The Elgin Food Pub and Music House, Notting Hill – review

The Elgin window Previously a down-market Frog and Firkin, The Elgin is another pub that has recently been taken over by Geronimo Inns.  Fortunately the group has maintained the striking Victoriana and attracted a different clientele. The sports-bar atmosphere has disappeared along with its dubious drinkers, or at least the drinkers here are no more dubious than in any other neighbourhood pub. The pub does however boast a music pedigree, as The Clash played here. The tradition continues with live music on some nights. The back room of the pub is the 70-cover Music Room.

Since 1856 The Elgin has had many incarnations so it’s truly amazing that the character has survived. It now has ‘Grade II listed’ status, so those magnificent Victorian features will not be replaced by sombreros, Inuit canoes strung from the chandeliers, and black and white pictures of James Dean.

The décor is memorable and unique. A glass screen divides the front bar from the Gin Palace. This is no contemporary frosted glass affair. It’s the original stained and bevelled glass partition and it’s a testament to good fortune that it has survived both the ravages of war-time bombing and customers’ hurled projectiles.

The Gin Palace bar is striking. If the Vatican had a members’ bar it would be modelled on the extravaganza housed in this side room at The Elgin. Picture a huge dark wood sideboard with turned this’s and deeply carved thats punctuated with a glint of glass, and your mind will have conjured a fair approximation of this piece of fitted furniture. The ceilings are high here and this bar meets it in fine ornate fashion.

The Elgin terrine It’s no surprise that a Gin Palace will display a fair number of its name-sake drinks. The Elgin offers nearly 40. I am not normally a gin drinker but the waiter persuaded me that a glass of Brockmans flavoured with coriander, blueberries, blackberries and Valencia oranges might be to my taste. I am a convert and can understand now why gin was oft described as ‘mother’s ruin’. It would be easy to over-imbibe.

The Gin Palace is also a 30 or so seat dining room so we settled ourselves for the evening. There is a row of red-plush banquettes, tables and wooden chairs opposite the imposing bar but we chose the table for 2 by the window. It’s a quieter area than the main bar but it doesn’t have the isolated feel of an annex, as there is the through traffic of those heading for the music room.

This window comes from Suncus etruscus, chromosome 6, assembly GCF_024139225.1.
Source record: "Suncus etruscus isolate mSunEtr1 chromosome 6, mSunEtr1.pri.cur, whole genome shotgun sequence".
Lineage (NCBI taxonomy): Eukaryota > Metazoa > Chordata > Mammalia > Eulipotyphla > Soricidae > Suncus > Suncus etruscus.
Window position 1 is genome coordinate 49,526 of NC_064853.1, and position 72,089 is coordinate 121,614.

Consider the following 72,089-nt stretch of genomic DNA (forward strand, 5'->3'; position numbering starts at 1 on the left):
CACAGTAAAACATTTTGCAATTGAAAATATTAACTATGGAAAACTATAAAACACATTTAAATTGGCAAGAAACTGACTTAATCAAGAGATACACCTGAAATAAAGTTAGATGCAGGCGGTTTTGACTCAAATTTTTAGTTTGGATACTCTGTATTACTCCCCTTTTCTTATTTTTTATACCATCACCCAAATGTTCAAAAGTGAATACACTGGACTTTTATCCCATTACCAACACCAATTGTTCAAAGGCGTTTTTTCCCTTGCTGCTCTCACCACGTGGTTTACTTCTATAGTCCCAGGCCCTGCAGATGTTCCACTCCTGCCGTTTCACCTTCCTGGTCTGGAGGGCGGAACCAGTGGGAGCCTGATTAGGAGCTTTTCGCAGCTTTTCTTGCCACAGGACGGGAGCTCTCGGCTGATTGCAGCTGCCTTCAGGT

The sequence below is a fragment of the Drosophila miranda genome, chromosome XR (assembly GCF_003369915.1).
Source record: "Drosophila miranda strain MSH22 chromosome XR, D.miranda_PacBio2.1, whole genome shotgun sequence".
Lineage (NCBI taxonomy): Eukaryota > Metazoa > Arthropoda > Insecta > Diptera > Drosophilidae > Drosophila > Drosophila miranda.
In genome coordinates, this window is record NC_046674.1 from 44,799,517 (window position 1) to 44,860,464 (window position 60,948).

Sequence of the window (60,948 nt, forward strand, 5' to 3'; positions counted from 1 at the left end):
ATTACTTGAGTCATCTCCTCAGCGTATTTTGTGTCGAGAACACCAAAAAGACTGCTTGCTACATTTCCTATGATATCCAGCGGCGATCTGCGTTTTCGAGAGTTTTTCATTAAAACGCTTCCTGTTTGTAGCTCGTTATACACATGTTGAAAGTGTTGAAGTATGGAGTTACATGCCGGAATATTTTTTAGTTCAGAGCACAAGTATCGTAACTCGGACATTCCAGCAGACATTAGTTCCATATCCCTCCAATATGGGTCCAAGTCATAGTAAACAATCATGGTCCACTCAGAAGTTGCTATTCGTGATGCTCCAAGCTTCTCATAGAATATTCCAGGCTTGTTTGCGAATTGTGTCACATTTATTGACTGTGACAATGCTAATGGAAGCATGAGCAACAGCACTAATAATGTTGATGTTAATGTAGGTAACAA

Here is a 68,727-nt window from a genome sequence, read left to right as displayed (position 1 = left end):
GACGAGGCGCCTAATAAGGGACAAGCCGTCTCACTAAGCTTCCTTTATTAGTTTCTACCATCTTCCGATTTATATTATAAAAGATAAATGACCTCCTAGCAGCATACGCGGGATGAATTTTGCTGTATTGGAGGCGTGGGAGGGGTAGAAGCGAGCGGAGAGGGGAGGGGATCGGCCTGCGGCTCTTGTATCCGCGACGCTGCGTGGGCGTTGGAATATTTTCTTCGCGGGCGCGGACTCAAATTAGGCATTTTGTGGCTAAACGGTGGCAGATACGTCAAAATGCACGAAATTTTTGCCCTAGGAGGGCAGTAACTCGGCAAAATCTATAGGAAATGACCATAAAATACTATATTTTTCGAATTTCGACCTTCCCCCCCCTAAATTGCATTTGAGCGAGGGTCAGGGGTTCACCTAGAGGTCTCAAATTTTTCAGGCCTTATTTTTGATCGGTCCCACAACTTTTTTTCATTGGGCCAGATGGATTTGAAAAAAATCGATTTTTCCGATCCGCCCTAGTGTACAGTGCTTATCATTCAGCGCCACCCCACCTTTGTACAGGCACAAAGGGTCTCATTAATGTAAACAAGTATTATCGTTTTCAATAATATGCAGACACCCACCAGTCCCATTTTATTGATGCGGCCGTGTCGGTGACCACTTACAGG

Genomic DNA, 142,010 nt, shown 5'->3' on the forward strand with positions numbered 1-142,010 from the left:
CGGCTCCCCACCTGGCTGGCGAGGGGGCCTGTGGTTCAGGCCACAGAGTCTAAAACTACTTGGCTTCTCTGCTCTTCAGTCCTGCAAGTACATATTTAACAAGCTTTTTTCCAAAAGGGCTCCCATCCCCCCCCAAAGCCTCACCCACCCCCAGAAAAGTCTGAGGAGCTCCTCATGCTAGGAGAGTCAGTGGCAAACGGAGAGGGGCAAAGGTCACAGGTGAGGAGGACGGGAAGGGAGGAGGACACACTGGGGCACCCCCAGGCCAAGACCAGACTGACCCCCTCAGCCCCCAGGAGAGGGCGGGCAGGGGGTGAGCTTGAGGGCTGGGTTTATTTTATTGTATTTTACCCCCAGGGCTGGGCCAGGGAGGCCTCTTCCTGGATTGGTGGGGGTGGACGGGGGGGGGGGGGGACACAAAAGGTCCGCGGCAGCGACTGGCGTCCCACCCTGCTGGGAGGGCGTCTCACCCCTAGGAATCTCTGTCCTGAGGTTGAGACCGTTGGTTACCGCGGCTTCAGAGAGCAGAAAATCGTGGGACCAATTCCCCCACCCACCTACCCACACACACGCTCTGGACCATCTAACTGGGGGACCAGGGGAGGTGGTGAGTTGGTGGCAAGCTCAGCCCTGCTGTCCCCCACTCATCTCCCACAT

Pressed Ham Hock Terrine was my guest’s choice of starter. It was moist, flavourful and well textured with chunks of pink ham. Served with toast, this made a substantial beginning. My appetite was a little more modest so I ordered the Caramelised Onion Tart with Goats Cheese which was sweet and coloured to a mahogany hue, with the cheese giving a salty tang. The accompanying salad was more than a garnish and was strewn with walnuts offering a contrasting crunch to the unctuous tart. Starter it might have been but it could equally have constituted a light lunch.

The Elgin pork Jersey Royals and Garlic Spinach were the side dishes for the Pork Cutlet which must have been cut from the carcass of a porker of considerable size. This was a thick chop with real crackling, a sprinkle of stuffing and a potato croquette to elevate one corner of the meat above the pool of rich gravy. A hearty plateful of tender cutlet with an old-fashioned taste of real pork.

Bailey’s Crème Brulée and Rhubarb and Ginger Crumble with vanilla ice cream were our desserts. The brulée had a delicate hint of cream liqueur, perhaps a little too restrained but it was a delightful presentation of cracking sugar and creamy rich custard. The crumble could have had a more pronounced hit of ginger but it was a good example of what makes crumble so popular – a fruity, luscious base with a good topping of buttery crumble.

The Elgin is another of those pubs that are deserving of preservation. Solid food, charming ambiance and the chance of some good music. Well worth a visit.

Opening Hours:
11am to 11pm (Monday to Saturday)
12 noon to 10.30pm (Sunday)

The Elgin Food Pub and Music House
96 Ladbroke Grove, Notting Hill, London W11 1PY
Phone: 020 7229 5663
Visit The Elgin here


Restaurant and Pub review by Chrissie Walker © 2018